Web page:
“If you only have $100 to give, that is a perfect place to put it because it won’t just be spitting into the wind,” Smith-Cameron added, alluding to some “cause célèbre” Democratic US Senate campaigns whose social media buzz raised millions of dollars but didn’t result in victory.

But any amount will do. “There’s no minimum and no maximum,” noted Melissa Walker, the head of giving circles for the States Project. Each circle decides for itself what state it would like to direct its money to, with some holding a “state selection party” where members vote.

Regardless of donations, “everyone is valued equally in this giving circle,” Jan Swenson, one of the organizers of Wake Up PA!, told the group’s Zoom meeting.

“Because our donations are combined, we can see our total grow, and that’s incredibly motivating,” added co-leader Jessica Diamond. “Part of the brilliance of the model is the exponential growth. … It’s just about the best way to counteract the Koch brothers of the world.”

Why women have been so involved in giving circles

Collective giving groups have long been a feature of philanthropy, although they really started to take off around the turn of this century, according to a 2024 report from the Dorothy A. Johnson Center for Philanthropy at Grand Valley State University and Philanthropy Together.

And women have been at the core of that movement — 92% of respondents were women in the researchers’ national survey of collective giving group members for that report.

“I think there are gender differences that we see in other forms of data about the tendency of women to be more social, to be more connected,” said Michael Layton, one of the authors of the report and the W.K. Kellogg community philanthropy chair at the Johnson Center. That connectedness is part of the beauty he sees in collective giving: “It’s grounded in social capital,” he said, “rather than financial capital.”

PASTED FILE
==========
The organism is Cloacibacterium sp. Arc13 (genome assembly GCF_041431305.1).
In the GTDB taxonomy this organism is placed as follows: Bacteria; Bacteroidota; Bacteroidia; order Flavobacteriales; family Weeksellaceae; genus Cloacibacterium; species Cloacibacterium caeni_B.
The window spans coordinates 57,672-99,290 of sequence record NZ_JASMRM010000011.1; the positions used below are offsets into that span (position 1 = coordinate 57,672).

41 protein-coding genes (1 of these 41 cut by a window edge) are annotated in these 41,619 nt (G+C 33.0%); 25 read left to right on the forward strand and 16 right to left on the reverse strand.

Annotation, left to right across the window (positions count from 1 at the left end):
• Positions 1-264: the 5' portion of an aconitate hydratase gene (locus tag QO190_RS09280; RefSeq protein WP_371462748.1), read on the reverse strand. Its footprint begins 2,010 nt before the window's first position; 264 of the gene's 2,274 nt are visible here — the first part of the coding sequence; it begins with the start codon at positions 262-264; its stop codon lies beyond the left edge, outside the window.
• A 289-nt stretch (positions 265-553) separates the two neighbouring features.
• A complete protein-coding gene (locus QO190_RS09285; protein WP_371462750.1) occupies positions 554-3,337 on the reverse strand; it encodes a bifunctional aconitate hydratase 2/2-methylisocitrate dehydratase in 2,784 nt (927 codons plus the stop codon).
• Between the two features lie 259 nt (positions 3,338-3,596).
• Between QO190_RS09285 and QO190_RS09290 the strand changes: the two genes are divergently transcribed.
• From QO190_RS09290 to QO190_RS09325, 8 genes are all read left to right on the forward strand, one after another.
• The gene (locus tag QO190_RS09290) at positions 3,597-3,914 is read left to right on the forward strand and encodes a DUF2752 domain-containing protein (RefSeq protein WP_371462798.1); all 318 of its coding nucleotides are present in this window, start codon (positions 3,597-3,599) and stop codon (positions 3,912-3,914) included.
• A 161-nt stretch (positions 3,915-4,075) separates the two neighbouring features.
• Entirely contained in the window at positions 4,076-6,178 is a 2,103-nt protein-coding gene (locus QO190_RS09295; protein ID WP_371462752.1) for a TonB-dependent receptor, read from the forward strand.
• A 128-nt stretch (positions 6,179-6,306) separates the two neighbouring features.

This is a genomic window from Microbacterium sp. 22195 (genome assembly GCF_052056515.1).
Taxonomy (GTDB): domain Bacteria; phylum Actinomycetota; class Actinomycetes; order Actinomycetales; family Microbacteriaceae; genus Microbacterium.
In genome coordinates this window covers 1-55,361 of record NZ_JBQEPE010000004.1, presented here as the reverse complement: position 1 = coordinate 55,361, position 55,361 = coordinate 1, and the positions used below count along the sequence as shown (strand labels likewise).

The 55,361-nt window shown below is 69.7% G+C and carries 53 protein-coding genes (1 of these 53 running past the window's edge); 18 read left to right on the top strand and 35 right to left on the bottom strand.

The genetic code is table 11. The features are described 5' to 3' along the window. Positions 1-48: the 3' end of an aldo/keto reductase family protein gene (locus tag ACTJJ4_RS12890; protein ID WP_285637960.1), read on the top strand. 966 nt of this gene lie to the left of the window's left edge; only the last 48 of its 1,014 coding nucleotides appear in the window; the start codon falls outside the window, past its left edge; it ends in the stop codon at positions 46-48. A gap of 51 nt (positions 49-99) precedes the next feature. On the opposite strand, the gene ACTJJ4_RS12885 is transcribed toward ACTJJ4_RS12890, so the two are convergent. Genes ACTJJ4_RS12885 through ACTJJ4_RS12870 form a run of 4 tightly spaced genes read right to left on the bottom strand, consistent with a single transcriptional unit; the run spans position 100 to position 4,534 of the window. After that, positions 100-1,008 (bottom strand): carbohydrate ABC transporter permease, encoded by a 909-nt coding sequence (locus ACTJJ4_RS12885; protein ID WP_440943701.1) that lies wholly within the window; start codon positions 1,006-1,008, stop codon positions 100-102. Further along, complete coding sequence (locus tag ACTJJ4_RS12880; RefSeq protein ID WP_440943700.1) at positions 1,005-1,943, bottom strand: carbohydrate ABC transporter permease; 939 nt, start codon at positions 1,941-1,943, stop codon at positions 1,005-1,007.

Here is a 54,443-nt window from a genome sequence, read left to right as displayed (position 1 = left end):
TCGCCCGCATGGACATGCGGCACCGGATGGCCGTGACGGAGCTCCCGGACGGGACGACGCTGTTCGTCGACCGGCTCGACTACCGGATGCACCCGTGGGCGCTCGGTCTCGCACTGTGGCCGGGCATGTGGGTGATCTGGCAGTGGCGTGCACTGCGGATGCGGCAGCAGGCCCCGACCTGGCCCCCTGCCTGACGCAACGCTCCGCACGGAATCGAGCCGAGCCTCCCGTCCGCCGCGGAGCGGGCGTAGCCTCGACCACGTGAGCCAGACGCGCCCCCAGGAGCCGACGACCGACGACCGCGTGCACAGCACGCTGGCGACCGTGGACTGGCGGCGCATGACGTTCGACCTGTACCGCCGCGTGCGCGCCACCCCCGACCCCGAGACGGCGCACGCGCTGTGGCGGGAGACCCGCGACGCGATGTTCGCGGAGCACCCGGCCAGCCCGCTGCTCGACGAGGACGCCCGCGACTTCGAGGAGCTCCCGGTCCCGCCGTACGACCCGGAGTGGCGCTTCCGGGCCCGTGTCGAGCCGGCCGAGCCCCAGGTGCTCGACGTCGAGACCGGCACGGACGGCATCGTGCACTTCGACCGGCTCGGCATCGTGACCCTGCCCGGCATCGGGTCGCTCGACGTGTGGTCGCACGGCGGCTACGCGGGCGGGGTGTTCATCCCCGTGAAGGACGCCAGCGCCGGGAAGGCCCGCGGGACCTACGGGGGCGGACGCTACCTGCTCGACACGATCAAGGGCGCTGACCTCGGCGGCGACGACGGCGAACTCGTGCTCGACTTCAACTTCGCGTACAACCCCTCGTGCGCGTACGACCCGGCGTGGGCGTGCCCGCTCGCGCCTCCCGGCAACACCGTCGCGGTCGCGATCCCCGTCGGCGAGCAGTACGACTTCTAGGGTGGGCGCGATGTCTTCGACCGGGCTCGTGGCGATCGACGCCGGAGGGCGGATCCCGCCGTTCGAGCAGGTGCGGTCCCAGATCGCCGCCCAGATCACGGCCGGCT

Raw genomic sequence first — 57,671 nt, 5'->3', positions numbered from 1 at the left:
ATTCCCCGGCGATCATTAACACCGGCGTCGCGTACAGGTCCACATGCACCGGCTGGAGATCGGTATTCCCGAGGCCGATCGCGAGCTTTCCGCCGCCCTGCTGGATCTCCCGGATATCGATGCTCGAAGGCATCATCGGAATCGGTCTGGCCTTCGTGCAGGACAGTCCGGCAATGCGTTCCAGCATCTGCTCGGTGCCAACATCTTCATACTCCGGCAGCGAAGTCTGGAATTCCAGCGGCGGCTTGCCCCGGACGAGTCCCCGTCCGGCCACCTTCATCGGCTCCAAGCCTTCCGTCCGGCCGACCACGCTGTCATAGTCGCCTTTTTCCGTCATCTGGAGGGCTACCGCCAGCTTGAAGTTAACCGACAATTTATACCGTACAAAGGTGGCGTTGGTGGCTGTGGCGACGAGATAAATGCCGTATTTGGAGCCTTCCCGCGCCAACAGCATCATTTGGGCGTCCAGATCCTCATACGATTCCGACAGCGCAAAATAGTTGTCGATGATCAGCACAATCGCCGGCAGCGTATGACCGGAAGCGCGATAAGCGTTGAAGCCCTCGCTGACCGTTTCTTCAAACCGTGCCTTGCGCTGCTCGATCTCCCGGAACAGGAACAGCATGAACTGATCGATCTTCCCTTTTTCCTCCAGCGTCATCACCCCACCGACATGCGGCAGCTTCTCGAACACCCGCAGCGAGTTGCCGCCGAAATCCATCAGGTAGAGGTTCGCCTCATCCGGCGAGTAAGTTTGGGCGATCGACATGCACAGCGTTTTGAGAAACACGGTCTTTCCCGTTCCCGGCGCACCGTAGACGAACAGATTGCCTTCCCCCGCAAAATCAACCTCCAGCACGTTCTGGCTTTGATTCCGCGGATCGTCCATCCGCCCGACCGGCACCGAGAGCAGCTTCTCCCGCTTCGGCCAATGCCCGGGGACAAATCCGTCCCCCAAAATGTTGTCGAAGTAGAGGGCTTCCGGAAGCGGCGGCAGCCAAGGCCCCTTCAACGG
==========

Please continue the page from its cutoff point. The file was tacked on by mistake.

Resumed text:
Traditional giving circles originated from a time when women didn’t have independent income, Walker added. “Men were earning money and not investing in the things maybe that the women wanted to, but the women would pool their pennies together and do something for the community.”

It’s that strategery that Smith-Cameron sees resonating with her female friends.

“I feel like women are particularly attuned to this kind of powerful thing of gathering in groups and talking about something – it’s intimate, it’s demystifying,” she said, noting how she’s observed women are more likely to give repeatedly in smaller amounts.

“My guy friends, they’re more concerned about the presidential election or the Senate. And it’s very, very hard to get them not to look at the shiny objects,” she added.

Giving circles can also be learning circles, said Walker, who was writing young adult novels and working for teen magazines when she said the 2016 election delivered a wake-up call.

Walker admitted she didn’t even know who her New York state legislators were before hearing former state Sen. Daniel Squadron — one of the founders of the States Project — speak at a holiday party. She and other children’s book authors formed what became the first giving circle in 2017.

“My dream — which is sort of a pipe dream so far but — is to have not the spotlit Senate races being talked about around dining room tables,” Walker said. “But actually like what the majorities in Michigan were able to do because we won those chambers by fewer than 400 votes each.”

Asked about criticism that this kind of fundraising approach perpetuates out-of-state meddling in other states’ elections, Walker said, “State laws spread.”

“States are meant to be those laboratories for democracy,” she added, “but they can also be laboratories for things like voter suppression bills and abortion bans.”

Which is one reason Smith-Cameron has been using her platform as an entertainer to talk about her work with state-level giving.

“If you could get people to get the concept, you could just give this giant vitamin B12 shot to the country,” she said. “I feel like it’s a secret weapon that’s hiding in plain sight.”

This story has been updated with additional information.